Here’s the text, verbatim, that is found on District of Columbia Form General Forms (Int) - Report Of Guardian. You can use this to get an idea of the context of the form and what type of information is needed.

SUPERIOR COURT OF THE DISTRICT OF COLUMBIA PROBATE DIVISION _________ INT _________ _________ IDD _________ In re: ________________________________ An Adult REPORT OF GUARDIAN I am the guardian of the above named ward, and my report to the Court is as follows: 1. Reporting period: (insert dates) (The first date must be the date of appointment for the first report, and the ending date of the last report for all subsequent reports.) 2. Present age of ward: 3. Has the ward’s address changed? No Yes. Attached is a Change of Address Praecipe. State date of change: _____ State reason(s) for change of residence: Ward’s new address and telephone number are: _____ 4. Ward’s new residence is: Private home, owned by ward Private home, not owned by ward Guardian’s home Foster or boarding home Home of relative who is not the guardian (relationship) Group home (insert name) Nursing home (insert name) Assisted living facility (insert name) Hospital or medical facility (insert name) Other (please specify): (If ward lives with guardian, you may skip questions 5 and 6) 5. Date of personal visits with ward: (Note: Guardian is required to visit the ward at least once per month unless otherwise directed by court order. If more than six visits occurred during the November 2014 – 942.10.v3 reporting period, then you may choose to list one visit from each 30-day period for the last six months.) 6. Were there any other contacts with the ward and/or staff at the ward’s facility (e.g., telephone contacts)? No Yes Explain: ________________________________ 7. During this reporting period the ward’s mental health has: Remained the same: Improved (describe): Deteriorated (describe): 8. During this reporting period the ward’s physical health has: Remained the same: Improved (describe): Deteriorated (describe): 9. During this reporting period, the ward’s professional health care team has changed as follows: Physician: Psychiatrist or psychologist: Social Worker or other case worker: Dentist: Podiatrist: Dietician: Therapist(s) (recreation, speech, physical, occupational): Other: 10. If ward does not reside in a facility, is the ward under a regular physician’s care? No Yes If no, explain: List doctor’s name, address, and telephone number: Date of last visit: 11. During this reporting period, was the ward hospitalized for any reason? No Yes Provide dates of hospitalization, facility, reason, and outcome: ______________________________________________________ November 2014 – 942.10.v3 12. Have you participated in a care planning meeting during the reporting period? No Yes Provide date(s) of meeting(s): Explain goals established: 13. Does the ward have a current health care directive? No Yes If yes, attach copy if not previously filed (copy will be kept in a confidential location) If no, explain: 14. Has the ward participated in activities during this reporting period: Yes (describe): None available: Refuses or unable to participate: 15. I rate the ward’s living arrangement as: Excellent Average Below Average (explain): 16. I believe that the ward is: Content Unhappy with living arrangement. If unhappy, explain why: I don’t know. 17. I believe that the ward has the following unmet (physical, mental health, social, or basic) needs: ___________ What is being done to address these unmet needs? ______ ______ 18. In my opinion this guardianship should be should not be continued. If not, explain: _________________________________________________ 19. I have been appointed: limited guardian general guardian November 2014 – 942.10.v3 My powers should Remain the same Increase as follows: _____ Decrease as follows: _____ I wish to resign as guardian. A Petition Post Appointment is being filed separately. 20. Has guardian’s mailing address or telephone number changed during the reporting period? No Yes. Attached is a Change of Address Praecipe. 21. Guardian’s relationship to ward: Family Member (relation) Friend Member of Fiduciary Panel 22. I am also the conservator I am not the conservator, but I have handled the ward’s funds: a. Total amount received and source: _________________________________________________________ b. Total amount expended and for what purposes: ______________________________________________________ c. Balance currently in my possession or control and location: ______ I am not the conservator and have not handled the ward’s funds. 23. Provide any other information that you feel the Court should know concerning the guardianship or the ward. (Note: If necessary, attach additional pages.): ___________ VERIFICATION I, being first duly sworn, on oath, depose and say that I have read the foregoing pleadings by me subscribed and that the facts therein stated are true to the best of my knowledge, information and belief. November 2014 – 942.10.v3 November 2014 – 942.10.v3 ___________ Signature ______________________________________ Typed name __________ Address (actual address/not Post Office Box) __________ _____________________________________ __________ Telephone number __________ Email address _____________________________________ Bar number (if filer is an attorney) Subscribed and sworn to before me this day , 20______. Notary Public/Clerk CERTIFICATE OF SERVICE I certify that on the ____ day of ____________________, 20____, a copy of this filing was either eServed in accordance with the provisions of Administrative Order 13-15 or served by first class mail, postage prepaid, on the following persons (list names and complete mailing addresses): _______________________ Signature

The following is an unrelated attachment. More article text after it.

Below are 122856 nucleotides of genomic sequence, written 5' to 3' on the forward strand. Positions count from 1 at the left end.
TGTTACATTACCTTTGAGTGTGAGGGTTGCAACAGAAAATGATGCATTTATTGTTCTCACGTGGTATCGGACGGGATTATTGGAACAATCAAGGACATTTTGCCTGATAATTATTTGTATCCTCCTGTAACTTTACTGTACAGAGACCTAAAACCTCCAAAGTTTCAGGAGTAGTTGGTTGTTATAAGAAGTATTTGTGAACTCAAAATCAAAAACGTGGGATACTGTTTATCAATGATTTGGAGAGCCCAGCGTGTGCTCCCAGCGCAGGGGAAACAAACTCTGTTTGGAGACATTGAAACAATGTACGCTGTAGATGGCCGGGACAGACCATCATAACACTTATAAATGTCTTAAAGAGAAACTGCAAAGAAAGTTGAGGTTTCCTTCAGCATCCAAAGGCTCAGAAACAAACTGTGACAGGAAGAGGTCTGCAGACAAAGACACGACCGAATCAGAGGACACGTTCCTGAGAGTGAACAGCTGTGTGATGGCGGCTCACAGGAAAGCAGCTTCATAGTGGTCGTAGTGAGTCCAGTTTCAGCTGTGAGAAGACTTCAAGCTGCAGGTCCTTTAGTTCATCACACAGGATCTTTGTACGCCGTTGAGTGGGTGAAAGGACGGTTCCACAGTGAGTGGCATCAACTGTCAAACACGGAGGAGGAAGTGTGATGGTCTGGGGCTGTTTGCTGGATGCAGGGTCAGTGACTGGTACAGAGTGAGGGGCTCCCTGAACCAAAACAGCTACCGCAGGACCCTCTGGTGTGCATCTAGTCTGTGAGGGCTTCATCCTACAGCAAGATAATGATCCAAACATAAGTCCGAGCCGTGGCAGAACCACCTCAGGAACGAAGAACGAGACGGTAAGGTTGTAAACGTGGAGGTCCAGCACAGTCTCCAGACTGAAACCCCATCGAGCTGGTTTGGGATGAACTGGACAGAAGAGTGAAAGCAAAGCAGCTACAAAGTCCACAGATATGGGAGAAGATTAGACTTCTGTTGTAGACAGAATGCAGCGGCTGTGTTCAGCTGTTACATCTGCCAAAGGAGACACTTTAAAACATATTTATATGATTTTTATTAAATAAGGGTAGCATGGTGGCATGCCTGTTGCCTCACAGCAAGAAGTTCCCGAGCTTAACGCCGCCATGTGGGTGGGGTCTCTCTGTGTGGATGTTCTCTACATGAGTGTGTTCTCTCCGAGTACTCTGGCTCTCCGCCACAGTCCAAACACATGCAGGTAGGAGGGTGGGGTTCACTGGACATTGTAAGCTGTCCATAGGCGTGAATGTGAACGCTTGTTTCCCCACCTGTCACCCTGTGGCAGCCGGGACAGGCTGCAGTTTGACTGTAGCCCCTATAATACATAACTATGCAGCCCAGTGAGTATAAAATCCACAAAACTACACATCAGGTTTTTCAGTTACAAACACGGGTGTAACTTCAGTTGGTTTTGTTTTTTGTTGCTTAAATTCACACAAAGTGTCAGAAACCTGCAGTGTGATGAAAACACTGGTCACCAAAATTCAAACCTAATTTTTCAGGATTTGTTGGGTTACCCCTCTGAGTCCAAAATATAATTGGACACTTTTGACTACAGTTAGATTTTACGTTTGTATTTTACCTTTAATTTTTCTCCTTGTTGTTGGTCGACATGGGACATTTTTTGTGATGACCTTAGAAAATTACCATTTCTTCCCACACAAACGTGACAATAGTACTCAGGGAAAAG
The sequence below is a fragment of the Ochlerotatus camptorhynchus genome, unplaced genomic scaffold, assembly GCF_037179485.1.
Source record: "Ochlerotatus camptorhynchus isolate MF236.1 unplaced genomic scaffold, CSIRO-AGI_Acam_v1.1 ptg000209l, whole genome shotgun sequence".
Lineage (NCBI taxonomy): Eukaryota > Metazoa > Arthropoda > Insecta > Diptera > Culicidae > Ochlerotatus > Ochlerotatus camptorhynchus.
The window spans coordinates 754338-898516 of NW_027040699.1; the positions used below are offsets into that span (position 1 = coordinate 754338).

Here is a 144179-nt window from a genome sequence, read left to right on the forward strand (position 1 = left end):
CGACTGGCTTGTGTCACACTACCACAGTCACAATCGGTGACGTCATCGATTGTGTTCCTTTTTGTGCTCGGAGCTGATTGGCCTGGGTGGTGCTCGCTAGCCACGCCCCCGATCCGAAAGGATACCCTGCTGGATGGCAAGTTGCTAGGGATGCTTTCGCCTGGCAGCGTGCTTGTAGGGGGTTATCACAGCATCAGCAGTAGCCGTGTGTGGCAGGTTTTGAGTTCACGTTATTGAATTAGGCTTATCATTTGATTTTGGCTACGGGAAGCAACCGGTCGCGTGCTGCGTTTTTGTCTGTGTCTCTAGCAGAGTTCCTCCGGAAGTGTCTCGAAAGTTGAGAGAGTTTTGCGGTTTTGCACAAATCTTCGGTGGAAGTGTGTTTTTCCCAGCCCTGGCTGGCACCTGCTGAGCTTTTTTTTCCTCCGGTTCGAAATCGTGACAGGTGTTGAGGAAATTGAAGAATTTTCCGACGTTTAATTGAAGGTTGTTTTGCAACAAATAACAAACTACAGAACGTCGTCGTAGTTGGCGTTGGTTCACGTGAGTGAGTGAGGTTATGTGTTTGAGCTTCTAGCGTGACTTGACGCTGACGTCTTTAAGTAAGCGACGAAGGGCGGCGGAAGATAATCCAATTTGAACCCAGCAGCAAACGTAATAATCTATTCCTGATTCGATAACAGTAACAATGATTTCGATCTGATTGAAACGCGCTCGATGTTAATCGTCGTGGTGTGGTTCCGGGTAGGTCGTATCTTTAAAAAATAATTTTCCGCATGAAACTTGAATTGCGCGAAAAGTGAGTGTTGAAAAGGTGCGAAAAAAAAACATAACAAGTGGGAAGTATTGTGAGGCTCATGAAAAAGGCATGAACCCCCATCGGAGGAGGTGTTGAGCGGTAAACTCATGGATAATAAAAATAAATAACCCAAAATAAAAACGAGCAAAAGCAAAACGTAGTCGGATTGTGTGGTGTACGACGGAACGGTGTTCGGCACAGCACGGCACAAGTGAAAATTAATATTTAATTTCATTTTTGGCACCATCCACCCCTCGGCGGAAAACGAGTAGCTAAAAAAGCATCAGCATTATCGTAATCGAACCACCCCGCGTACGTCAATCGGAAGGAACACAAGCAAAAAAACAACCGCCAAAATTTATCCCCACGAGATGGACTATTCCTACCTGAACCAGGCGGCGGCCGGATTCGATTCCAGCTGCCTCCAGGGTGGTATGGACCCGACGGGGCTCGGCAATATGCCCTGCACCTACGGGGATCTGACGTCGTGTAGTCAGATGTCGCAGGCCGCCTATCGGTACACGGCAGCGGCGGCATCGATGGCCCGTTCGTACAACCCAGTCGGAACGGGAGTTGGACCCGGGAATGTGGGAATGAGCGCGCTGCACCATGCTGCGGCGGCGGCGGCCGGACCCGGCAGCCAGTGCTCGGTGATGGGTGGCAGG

Get Your Probate Forms

Need help finding the rest of your District of Columbia Probate forms?

Atticus has probate and estate settlement forms for your State.

Comments

A fancy living room full of antiques and treasures
What To Do when Someone Dies - The 2022 Checklist

Losing a loved one isn't just hard emotionally, it also means filling out a ton of forms & paperwork. Here's what to do next.

Ben Hopf

Ben Hopf